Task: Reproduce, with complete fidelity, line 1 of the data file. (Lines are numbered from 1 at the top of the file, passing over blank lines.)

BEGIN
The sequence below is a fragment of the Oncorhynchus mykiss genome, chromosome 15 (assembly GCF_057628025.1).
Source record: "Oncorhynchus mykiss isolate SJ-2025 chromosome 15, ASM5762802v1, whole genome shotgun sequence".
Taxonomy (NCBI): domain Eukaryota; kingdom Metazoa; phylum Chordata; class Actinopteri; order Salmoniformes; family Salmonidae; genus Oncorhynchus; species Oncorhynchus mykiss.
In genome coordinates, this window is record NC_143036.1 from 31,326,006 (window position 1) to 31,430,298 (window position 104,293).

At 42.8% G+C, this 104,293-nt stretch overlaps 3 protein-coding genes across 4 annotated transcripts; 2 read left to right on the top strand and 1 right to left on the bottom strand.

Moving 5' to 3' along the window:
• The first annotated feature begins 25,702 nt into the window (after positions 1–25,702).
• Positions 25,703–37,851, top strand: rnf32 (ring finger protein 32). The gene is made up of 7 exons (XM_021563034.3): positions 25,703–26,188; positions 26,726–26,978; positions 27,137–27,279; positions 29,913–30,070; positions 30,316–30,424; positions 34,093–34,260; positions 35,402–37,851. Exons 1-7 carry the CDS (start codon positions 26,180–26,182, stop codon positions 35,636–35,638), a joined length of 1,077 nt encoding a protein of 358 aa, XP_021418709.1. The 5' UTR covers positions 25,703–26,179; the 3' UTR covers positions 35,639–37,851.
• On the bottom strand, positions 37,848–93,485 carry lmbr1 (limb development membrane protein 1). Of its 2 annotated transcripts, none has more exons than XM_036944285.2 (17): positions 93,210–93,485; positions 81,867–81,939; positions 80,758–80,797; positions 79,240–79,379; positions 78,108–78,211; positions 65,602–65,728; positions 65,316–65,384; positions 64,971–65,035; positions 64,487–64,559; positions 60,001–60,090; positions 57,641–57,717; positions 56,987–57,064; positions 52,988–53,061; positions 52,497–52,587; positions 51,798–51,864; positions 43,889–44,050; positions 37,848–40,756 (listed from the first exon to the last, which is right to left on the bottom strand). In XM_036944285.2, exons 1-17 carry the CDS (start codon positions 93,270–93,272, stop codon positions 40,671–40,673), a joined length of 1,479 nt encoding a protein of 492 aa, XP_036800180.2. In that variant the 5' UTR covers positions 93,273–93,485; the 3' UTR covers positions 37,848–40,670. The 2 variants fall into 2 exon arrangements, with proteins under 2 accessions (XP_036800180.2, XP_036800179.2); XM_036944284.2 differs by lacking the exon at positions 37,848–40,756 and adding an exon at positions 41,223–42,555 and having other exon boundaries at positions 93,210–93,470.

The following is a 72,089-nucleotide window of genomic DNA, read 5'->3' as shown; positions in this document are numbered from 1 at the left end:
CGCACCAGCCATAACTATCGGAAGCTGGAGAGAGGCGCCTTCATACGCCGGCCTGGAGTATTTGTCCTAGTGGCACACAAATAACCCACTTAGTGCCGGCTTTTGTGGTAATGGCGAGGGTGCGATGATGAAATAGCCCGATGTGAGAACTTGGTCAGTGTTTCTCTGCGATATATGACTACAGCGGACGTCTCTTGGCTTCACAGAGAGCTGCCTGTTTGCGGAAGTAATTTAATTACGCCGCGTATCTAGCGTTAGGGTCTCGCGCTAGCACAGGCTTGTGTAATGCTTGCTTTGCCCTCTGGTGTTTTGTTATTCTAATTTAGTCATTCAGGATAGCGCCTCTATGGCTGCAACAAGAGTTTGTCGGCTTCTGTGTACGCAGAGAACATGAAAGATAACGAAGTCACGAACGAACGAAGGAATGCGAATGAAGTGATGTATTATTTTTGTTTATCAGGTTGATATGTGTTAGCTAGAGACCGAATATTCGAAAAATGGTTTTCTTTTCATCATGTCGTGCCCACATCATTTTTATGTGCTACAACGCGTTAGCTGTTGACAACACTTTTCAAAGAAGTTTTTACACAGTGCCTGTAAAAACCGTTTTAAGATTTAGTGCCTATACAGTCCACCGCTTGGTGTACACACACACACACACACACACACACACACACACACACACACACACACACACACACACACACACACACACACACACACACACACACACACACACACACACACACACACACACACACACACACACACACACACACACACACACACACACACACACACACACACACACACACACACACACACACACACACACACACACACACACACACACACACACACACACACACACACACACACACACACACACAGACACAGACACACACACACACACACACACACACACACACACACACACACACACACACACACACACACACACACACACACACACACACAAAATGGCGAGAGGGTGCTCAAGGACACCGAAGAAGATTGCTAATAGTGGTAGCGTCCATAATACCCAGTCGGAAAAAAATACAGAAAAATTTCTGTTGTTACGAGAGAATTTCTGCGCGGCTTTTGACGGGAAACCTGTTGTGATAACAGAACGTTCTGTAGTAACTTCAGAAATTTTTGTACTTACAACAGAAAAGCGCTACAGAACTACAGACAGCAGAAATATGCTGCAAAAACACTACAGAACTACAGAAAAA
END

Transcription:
The sequence below is a fragment of the Oncorhynchus mykiss genome, chromosome 15 (assembly GCF_057628025.1).